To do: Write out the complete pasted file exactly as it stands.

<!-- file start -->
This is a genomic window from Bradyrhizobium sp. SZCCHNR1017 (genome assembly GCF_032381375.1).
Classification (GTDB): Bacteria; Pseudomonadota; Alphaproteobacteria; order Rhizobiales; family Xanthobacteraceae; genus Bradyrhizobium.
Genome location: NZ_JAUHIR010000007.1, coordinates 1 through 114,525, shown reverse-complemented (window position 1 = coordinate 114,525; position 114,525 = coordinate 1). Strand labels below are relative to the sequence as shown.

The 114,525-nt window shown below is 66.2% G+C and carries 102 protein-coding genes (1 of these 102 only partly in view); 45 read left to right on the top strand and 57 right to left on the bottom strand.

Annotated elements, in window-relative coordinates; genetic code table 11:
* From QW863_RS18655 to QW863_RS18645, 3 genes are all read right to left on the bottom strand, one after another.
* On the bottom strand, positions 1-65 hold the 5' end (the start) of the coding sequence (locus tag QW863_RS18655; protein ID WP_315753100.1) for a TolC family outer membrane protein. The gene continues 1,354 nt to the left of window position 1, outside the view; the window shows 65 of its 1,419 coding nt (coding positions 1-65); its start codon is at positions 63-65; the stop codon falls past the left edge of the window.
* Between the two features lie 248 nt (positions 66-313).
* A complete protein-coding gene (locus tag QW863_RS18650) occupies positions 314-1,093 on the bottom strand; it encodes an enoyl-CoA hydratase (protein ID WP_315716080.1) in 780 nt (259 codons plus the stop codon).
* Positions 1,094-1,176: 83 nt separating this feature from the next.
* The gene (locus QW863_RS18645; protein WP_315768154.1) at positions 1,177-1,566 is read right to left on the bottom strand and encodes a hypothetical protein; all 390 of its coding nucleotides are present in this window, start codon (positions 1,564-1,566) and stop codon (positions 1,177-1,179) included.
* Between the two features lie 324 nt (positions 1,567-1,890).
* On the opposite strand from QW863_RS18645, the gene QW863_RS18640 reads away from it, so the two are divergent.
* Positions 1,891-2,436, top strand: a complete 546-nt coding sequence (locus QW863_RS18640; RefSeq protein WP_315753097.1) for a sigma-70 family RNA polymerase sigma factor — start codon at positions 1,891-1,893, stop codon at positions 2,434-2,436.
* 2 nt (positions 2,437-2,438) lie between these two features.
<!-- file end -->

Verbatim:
This is a genomic window from Bradyrhizobium sp. SZCCHNR1017 (genome assembly GCF_032381375.1).
Classification (GTDB): Bacteria; Pseudomonadota; Alphaproteobacteria; order Rhizobiales; family Xanthobacteraceae; genus Bradyrhizobium.
Genome location: NZ_JAUHIR010000007.1, coordinates 1 through 114,525, shown reverse-complemented (window position 1 = coordinate 114,525; position 114,525 = coordinate 1). Strand labels below are relative to the sequence as shown.

The 114,525-nt window shown below is 66.2% G+C and carries 102 protein-coding genes (1 of these 102 only partly in view); 45 read left to right on the top strand and 57 right to left on the bottom strand.

Annotated elements, in window-relative coordinates; genetic code table 11:
* From QW863_RS18655 to QW863_RS18645, 3 genes are all read right to left on the bottom strand, one after another.
* On the bottom strand, positions 1-65 hold the 5' end (the start) of the coding sequence (locus tag QW863_RS18655; protein ID WP_315753100.1) for a TolC family outer membrane protein. The gene continues 1,354 nt to the left of window position 1, outside the view; the window shows 65 of its 1,419 coding nt (coding positions 1-65); its start codon is at positions 63-65; the stop codon falls past the left edge of the window.
* Between the two features lie 248 nt (positions 66-313).
* A complete protein-coding gene (locus tag QW863_RS18650) occupies positions 314-1,093 on the bottom strand; it encodes an enoyl-CoA hydratase (protein ID WP_315716080.1) in 780 nt (259 codons plus the stop codon).
* Positions 1,094-1,176: 83 nt separating this feature from the next.
* The gene (locus QW863_RS18645; protein WP_315768154.1) at positions 1,177-1,566 is read right to left on the bottom strand and encodes a hypothetical protein; all 390 of its coding nucleotides are present in this window, start codon (positions 1,564-1,566) and stop codon (positions 1,177-1,179) included.
* Between the two features lie 324 nt (positions 1,567-1,890).
* On the opposite strand from QW863_RS18645, the gene QW863_RS18640 reads away from it, so the two are divergent.
* Positions 1,891-2,436, top strand: a complete 546-nt coding sequence (locus QW863_RS18640; RefSeq protein WP_315753097.1) for a sigma-70 family RNA polymerase sigma factor — start codon at positions 1,891-1,893, stop codon at positions 2,434-2,436.
* 2 nt (positions 2,437-2,438) lie between these two features.